We’ve all heard stories of lost hikers, disoriented campers, or severely injured wilderness enthusiast who were just “missed” by the searching parties (either extending their ordeal or resulting in death) because the searchers could not ‘see’ them. A constant blowing of a whistle in the wild means only one thing, HELP, and it carries for miles and miles. Even if you’re injured and have tucked yourself away under some trees or rocks for shelter, searchers can still locate you by sound alone. Avoid bringing an air horn, they are loud but can eventually run out of air and can be confused or ignored because is not a clear signal of distress. The constant sound of a whistle in the woods always means the same thing, someone is in trouble. Such a small and innocuous item can be a life saver when you need to call for help.
A mirror/reflective device to signal rescuers
Rescuers not only come by foot, they often come by plane or helicopters. The distance and engine noise will keep them from hearing your calls for help, but a handheld mirror or reflective devise can take care of that in an instant. Starflash Survival Signal Mirror is so reflective that its reflection can be seen up to 10 miles away allowing you to signal planes, helicopters or boats.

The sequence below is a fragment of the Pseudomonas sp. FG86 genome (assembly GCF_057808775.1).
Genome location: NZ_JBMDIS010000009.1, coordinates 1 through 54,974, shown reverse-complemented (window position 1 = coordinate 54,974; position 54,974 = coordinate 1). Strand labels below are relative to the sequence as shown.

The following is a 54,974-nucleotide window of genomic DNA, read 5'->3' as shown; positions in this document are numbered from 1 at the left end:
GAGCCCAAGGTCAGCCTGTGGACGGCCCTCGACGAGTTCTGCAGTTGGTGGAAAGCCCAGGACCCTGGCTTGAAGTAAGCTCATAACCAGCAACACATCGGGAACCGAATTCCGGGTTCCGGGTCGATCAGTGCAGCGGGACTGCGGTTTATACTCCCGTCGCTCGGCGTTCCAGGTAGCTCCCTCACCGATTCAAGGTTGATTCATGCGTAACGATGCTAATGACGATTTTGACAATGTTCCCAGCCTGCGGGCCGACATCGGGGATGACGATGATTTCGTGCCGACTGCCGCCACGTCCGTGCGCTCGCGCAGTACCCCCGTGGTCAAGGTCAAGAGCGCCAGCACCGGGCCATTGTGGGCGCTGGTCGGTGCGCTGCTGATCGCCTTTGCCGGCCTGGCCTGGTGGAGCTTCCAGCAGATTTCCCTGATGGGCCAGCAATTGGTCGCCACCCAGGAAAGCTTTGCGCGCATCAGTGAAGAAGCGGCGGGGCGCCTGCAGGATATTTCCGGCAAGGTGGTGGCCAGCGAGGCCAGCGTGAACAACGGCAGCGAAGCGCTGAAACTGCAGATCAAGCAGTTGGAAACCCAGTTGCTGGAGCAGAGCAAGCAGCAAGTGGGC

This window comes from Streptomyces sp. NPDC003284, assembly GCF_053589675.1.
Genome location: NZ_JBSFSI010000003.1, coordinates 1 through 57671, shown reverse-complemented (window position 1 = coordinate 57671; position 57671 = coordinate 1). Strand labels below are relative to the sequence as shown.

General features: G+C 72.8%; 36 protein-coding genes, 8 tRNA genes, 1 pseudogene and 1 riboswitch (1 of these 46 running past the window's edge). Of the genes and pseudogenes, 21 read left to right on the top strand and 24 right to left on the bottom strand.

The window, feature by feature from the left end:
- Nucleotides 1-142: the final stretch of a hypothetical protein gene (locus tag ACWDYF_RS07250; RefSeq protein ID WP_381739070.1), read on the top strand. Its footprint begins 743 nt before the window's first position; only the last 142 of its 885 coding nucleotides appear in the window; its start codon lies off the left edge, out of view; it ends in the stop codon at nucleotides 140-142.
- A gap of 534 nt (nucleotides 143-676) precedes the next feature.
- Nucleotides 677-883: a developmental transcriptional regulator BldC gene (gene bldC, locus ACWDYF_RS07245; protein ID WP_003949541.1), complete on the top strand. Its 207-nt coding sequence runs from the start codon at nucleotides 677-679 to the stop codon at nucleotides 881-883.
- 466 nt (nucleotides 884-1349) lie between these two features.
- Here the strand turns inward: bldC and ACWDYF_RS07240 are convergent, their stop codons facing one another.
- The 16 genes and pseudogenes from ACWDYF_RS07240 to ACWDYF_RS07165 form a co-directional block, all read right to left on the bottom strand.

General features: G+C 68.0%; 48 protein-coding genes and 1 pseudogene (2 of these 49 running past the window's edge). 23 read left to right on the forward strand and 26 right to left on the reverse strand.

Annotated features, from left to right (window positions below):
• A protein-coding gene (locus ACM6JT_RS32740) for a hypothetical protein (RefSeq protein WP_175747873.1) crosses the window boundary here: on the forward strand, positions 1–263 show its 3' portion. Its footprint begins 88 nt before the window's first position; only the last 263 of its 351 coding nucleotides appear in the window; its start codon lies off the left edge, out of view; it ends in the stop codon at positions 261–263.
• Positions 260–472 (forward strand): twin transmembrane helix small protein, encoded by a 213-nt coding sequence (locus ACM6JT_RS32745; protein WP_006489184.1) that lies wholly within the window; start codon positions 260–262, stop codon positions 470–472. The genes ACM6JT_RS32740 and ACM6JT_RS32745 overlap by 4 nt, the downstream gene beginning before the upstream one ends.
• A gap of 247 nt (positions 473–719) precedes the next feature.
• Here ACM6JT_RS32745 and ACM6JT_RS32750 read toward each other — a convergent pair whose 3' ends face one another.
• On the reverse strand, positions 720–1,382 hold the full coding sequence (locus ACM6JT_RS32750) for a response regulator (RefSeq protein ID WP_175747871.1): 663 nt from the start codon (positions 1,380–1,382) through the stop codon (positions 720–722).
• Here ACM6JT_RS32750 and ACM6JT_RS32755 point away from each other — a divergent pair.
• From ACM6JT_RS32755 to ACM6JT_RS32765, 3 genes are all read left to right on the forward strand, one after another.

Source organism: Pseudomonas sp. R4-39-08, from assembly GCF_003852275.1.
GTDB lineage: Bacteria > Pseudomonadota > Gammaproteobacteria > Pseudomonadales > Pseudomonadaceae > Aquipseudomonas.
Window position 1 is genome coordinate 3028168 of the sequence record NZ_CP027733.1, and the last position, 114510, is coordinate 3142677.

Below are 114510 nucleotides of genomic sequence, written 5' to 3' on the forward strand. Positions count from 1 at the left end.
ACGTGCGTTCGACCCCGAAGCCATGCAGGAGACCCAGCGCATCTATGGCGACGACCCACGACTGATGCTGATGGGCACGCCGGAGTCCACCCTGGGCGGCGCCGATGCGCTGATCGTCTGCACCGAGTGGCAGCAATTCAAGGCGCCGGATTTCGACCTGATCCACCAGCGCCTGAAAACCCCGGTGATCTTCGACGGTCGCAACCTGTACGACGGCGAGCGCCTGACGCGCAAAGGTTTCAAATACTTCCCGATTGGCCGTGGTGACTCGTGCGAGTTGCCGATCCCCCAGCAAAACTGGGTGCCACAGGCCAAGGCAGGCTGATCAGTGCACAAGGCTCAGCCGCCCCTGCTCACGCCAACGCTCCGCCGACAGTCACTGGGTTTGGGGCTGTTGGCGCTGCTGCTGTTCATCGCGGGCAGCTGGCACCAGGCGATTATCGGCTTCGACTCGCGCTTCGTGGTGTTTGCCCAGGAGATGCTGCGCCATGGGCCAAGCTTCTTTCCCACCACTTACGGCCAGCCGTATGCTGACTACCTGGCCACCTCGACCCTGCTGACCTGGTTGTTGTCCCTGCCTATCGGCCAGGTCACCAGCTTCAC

If I had to add anything else to this list it would be a good 50 yards of 550 paracord. You never know when you’ll need to tie something together or have to pull yourself down or up a cliff. The 1/8th of an inch thick cord can hold up to 550 pounds and can be used for snares, bows, fishing line, tourniquets, and a million more uses. Paracord is as versatile in the wilderness as duct tape.
Being prepared is more than half of the battle of survival. Keeping a positive mental attitude and thinking yourself out of the problem is the rest. Anyone can survive an unfortunate trip into the wilderness if you’re prepared and keep your mind in the business of surviving the experience.